During cross-examination, Burleson acknowledged initially having some “doubts” about the case because “[t]here were some things that were not logical” and Victoria Ross and two other eyewitnesses appeared to be intoxicated. He clarified, however, that Boyd gave no sign of being intoxicated.
    Defendant offered no evidence. During the charge conference, defense counsel requested an instruction on assault with a deadly weapon as a lesser-included offense of robbery with a dangerous weapon but withdrew her request following a colloquy with the trial court.

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    The sole issue is whether defense counsel rendered ineffective assistance by failing to obtain a jury instruction on the lesser-included offense of assault with a deadly weapon.
    While conceding that ineffective assistance of counsel claims are not generally suited to review on direct appeal, defendant asserts that his counsel's error in this case appears on the face of the record. A claim of ineffective assistance of counsel is properly raised on direct appeal “when the cold record reveals that no further investigation is required,” and the claim “may be developed and argued without such ancillary procedures as the appointment of investigators or an evidentiary hearing.” State v. Fair, 354 N.C. 131, 166, 557 S.E.2d 500, 524 (2001). We agree withdefendant that his ineffective assistance claim may be fully reviewed based on the record before this Court.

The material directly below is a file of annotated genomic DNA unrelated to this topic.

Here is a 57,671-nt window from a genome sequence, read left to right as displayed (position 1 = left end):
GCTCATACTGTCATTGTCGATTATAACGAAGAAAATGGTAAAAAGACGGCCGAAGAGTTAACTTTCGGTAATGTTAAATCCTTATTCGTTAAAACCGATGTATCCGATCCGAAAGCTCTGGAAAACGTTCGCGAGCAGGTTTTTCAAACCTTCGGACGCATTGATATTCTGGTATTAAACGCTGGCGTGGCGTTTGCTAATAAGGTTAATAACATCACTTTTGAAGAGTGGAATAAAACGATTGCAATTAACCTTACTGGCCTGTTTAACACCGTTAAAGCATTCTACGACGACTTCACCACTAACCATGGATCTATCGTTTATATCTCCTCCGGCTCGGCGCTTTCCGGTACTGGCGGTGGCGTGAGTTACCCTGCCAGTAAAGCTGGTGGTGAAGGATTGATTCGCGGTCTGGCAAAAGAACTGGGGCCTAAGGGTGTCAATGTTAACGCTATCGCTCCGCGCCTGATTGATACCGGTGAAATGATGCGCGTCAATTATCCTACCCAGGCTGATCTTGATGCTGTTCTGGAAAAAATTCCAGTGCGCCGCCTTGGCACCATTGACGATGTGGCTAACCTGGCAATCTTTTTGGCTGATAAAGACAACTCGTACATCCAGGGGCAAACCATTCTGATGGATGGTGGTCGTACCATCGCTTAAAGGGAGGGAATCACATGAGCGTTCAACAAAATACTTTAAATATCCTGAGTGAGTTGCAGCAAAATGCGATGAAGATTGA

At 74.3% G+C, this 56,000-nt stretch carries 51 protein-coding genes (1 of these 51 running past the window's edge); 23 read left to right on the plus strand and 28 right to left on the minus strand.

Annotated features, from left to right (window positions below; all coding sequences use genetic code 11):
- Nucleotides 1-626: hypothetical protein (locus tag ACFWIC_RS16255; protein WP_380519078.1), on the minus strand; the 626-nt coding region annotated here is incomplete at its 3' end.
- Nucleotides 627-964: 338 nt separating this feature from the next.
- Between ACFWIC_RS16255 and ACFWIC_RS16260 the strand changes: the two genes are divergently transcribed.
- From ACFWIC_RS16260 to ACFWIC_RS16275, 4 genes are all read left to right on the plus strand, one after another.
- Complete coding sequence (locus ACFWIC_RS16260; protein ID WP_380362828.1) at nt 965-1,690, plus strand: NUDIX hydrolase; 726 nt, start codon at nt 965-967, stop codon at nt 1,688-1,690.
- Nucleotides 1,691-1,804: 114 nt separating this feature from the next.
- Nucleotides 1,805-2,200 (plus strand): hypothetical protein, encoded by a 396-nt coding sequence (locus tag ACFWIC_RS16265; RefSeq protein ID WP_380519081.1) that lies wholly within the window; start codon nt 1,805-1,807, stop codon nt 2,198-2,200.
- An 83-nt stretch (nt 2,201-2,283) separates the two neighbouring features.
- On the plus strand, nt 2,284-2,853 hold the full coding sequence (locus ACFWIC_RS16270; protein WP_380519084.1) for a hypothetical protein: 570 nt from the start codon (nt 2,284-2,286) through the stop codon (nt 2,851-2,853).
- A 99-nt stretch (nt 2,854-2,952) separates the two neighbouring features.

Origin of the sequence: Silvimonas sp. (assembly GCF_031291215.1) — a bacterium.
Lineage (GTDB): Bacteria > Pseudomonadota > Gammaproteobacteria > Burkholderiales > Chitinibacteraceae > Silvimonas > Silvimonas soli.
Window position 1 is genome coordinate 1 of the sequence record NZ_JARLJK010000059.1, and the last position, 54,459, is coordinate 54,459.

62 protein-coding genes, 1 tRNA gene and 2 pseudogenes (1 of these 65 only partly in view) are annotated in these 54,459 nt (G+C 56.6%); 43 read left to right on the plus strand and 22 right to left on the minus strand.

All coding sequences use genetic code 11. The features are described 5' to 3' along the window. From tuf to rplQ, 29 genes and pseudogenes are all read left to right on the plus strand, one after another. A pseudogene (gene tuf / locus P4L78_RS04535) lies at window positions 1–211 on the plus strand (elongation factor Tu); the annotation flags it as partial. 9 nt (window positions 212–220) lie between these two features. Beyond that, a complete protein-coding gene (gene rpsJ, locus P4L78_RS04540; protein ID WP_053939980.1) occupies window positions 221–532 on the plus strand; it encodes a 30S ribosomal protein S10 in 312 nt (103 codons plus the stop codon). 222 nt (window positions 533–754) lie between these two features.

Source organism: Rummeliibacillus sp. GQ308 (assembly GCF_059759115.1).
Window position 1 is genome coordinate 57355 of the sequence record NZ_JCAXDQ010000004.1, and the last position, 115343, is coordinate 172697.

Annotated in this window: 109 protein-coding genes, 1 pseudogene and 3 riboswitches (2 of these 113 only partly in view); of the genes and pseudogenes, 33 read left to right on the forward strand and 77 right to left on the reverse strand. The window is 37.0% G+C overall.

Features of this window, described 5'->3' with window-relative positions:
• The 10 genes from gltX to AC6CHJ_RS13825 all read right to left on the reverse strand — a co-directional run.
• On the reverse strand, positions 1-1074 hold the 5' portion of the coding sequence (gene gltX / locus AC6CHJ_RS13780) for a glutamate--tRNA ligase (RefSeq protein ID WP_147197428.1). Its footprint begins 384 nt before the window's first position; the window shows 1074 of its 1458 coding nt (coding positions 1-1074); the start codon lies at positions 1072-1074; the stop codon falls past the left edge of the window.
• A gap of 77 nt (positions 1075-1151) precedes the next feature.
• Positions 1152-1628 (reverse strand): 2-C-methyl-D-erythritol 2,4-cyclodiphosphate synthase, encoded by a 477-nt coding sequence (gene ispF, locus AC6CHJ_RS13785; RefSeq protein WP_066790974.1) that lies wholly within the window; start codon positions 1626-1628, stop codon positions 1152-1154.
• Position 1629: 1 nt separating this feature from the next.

A defendant claiming a denial of the right to effective assistance of counsel is held to a familiar two-part standard:
        First, the defendant must show that counsel's performance was deficient. This requires showing that counsel made errors so serious that counsel was not functioning as the “counsel” guaranteed the defendant by the Sixth Amendment. Second, the defendant must show that the deficient performance prejudiced the defense. This requires showing that counsel's errors were so serious as to deprive the defendant of a fair trial . . . .
State v. Braswell, 312 N.C. 553, 562, 324 S.E.2d 241, 248 (1985). A defendant is entitled to a jury instruction on a lesser-included offense only if there is “evidence 'from which the jury could reasonably find that the defendant committed the lesser offense.'” State v. Jordan, 321 N.C. 714, 719, 365 S.E.2d 617, 620 (1988) (quoting State v. Bagley, 321 N.C. 201, 210, 362 S.E.2d 244, 249 (1987)). Moreover, “the mere possibility that the jury might believe part but not all of a victim's testimony is insufficient to require an instruction on a lesser[-]included offense.” Id.
    Defendant's ineffective assistance claim based on defense counsel's abandonment of the request for an instruction on assault with a deadly weapon as a lesser-included offense is without merit. The transcript reveals that counsel initially sought the instruction based only on the possibility that the jury might credit Boyd's testimony about the assault but disbelieve his claim of a robbery. As this was an improper basis for an instruction as held by our Supreme Court in Jordan, see id., and the recordcontains no evidence supporting a finding that defendant assaulted Boyd without robbing him, no instruction on the lesser-included offense was required. Accordingly, this assignment of error is overruled. Defendant has expressly abandoned his remaining assignments of error.
    No error.
    Chief Judge EAGLES and Judge LEVINSON concur.
    Report per Rule 30(e).